Activision Blizzard has issued a statement via Twitter and updated the diversity space tool blog post to address the responses to the original announcement. The studio states that the "prototype tool has been tested internally" but is "not in active use" and that their "dev teams have always and will continue to drive in-game content."
The statement also says that the original post has been updated to "clarify the purpose of this tool," which the studio claims is "one small component of our broader DE&I efforts and is not intended to be a replacement for diverse perspectives." It concludes with an apology: "We regret any offense that the original post may have caused."
The blog post has been significantly changed in this update. All of the images have been removed, including ones that depict how the tool works, which we detailed in our original story. Importantly, huge sections of text have been removed as well, including paragraphs under the "sharing and caring" section that originally detailed how the tool was tested by the team working on Call of Duty: Vanguard.
"We used [the Diversity Space Tool] to figure out what 'more diversity' looks like across all of our characters in both campaign multiplayer and Live seasons," the original post reads. And now we’re going to use that data going forward into the next games that we’re working on." The original section stated that the Overwatch 2 team had experimented with the tool and that the plan was "to release the tool internally across Activision Blizzard starting this summer and into Q3, with an eye towards what Chomatas calls 'the ultimate goal': Making the tool available to the industry as a whole."
Activision Blizzard studio King has shared a bizarre "diversity space tool" meant to help its studios design more diverse characters by using... math.
In a blog post published on May 12, the studio lauds the tool as "a leap forward for inclusion in gaming" that was created alongside the MIT Game Lab for use in character development. The post uses characters from the Overwatch universe as examples, plotting them on the graph based on elements like gender, body type, physical ability, cognitive ability, sexuality, and more.
The tool is apparently meant to be used as a frame of reference for future character development. "Once it establishes a baseline for typical character traits … it can then weigh new character designs against it to measure their diversity," the blog reads. "During this process, the tool can also uncover unconscious bias, such as why certain traits are seen as 'male' vs. 'female,' or why characters from certain ethnic backgrounds are given similar personalities or behaviors."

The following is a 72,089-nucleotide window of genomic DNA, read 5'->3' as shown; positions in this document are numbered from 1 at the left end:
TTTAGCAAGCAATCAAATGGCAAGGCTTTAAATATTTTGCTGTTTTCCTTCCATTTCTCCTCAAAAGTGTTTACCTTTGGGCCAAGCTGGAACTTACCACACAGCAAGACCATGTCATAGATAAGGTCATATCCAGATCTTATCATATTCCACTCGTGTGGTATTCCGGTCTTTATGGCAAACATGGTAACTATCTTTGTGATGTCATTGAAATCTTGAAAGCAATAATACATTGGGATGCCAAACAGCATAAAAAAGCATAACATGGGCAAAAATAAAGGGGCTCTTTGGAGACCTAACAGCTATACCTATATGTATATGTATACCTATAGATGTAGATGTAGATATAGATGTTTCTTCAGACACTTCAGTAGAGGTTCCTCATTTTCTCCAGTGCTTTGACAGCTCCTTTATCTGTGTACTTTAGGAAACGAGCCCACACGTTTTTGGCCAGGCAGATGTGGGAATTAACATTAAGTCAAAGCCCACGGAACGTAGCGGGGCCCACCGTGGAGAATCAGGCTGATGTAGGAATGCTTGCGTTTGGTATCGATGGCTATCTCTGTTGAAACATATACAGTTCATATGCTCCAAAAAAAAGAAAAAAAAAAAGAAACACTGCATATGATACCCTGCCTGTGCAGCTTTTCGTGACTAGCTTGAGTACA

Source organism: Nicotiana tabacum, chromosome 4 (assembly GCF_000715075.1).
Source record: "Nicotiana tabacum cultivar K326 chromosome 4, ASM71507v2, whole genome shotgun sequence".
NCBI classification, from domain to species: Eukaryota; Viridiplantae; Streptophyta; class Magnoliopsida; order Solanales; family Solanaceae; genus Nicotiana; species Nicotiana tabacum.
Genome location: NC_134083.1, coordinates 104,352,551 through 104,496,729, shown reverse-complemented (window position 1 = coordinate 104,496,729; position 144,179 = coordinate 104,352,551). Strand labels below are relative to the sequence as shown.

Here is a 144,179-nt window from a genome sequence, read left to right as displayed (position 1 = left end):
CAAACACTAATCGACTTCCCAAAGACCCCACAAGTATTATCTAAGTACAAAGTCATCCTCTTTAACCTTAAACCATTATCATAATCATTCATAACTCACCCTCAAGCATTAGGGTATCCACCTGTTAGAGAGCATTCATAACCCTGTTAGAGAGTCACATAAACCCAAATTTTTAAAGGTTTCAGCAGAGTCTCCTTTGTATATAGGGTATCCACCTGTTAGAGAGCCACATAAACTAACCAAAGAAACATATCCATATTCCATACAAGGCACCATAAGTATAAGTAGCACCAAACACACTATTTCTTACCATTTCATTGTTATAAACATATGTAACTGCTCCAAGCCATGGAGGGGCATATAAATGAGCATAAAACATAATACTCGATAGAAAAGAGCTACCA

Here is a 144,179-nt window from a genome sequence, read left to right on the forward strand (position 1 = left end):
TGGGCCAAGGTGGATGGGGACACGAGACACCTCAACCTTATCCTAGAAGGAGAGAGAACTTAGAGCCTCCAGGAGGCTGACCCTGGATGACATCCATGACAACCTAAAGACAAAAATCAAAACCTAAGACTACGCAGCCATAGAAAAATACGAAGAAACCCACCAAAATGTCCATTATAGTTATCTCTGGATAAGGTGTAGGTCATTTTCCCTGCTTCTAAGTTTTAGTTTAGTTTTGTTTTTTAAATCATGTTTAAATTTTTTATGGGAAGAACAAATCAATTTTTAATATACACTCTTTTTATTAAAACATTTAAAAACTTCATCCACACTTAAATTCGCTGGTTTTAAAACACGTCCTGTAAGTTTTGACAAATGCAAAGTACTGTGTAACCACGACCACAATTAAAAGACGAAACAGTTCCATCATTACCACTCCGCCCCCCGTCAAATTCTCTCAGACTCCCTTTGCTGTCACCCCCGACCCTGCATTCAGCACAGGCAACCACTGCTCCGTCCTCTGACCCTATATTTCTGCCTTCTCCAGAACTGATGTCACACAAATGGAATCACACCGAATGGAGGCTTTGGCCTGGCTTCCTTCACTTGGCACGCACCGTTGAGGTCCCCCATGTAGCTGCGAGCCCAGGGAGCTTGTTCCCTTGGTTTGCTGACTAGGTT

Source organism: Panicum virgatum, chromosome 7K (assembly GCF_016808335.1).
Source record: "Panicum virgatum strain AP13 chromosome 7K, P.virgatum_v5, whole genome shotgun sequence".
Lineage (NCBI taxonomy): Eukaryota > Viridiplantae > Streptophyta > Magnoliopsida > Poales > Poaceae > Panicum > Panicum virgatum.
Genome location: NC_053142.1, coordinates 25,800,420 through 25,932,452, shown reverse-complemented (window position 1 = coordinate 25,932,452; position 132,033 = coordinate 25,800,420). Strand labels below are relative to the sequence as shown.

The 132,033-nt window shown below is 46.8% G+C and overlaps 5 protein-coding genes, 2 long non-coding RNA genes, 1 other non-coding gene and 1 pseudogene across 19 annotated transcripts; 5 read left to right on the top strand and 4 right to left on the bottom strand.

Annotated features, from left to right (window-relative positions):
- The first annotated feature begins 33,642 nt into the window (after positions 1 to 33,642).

While this is a noble idea on paper, the execution has raised more than a few questions. And given Activision Blizzard's current controversies – including a sexual harassment lawsuit overseen by the California Department of Fair Employment and Housing, alleged union-busting efforts, and an NYC lawsuit against Activision CEO Bobby Kotick – as well as its alleged treatment of marginalized employees, the diversity space tool hasn't landed well with everyone.
Many have argued that the company could instead hire more diverse employees who could directly inject diversity into character creation and design rather than create a tool that essentially assigns value to those identities. It's also unclear how the tool assigns values when dealing with descriptors like sexuality, gender, race, cognitive ability, physical ability, body type, and many others.
The readout for Overwatch's Ana, for instance, rates her Egyptian culture as a seven, her Arab race as a seven, her physical ability ("one-eyed") as four, and her gender identity as a woman at five, just to pull out a few data points. The same tool is also seemingly being used to evaluate Ana from a gameplay perspective by judging her role (support) and difficulty (three stars). What this data means, what it's being compared to, how it would inform current and future character design, and, for that matter, who decided that Egyptian is a seven on a scale of what is unclear, to say the least.
Activision Blizzard claims that "by starting at the character conception stage, the tool allows King and others to ask these important questions at the earliest possible moment, to promote more thoughtful creative choices from the ground up." But thus far we've only seen the tool evaluate finished characters, which goes back to its applications.
Would King and other studios run proposed or in-progress characters through this tool to determine how diverse they are? Would they instead use data supplied by the tool as a basis for new characters? At what point is there enough of a character to evaluate, and at that point, are the people creating that character not more impactful than the tool grading them? The approach is as confusing as it is impenetrable.
Activision Blizzard says it's planning to release the tool internally starting this summer, and "the ultimate goal" according to MIT's Jacqueline Chomatas is to make it available to "the industry as a whole." That being said, early reactions from many other game developers aren't exactly overflowing with enthusiasm.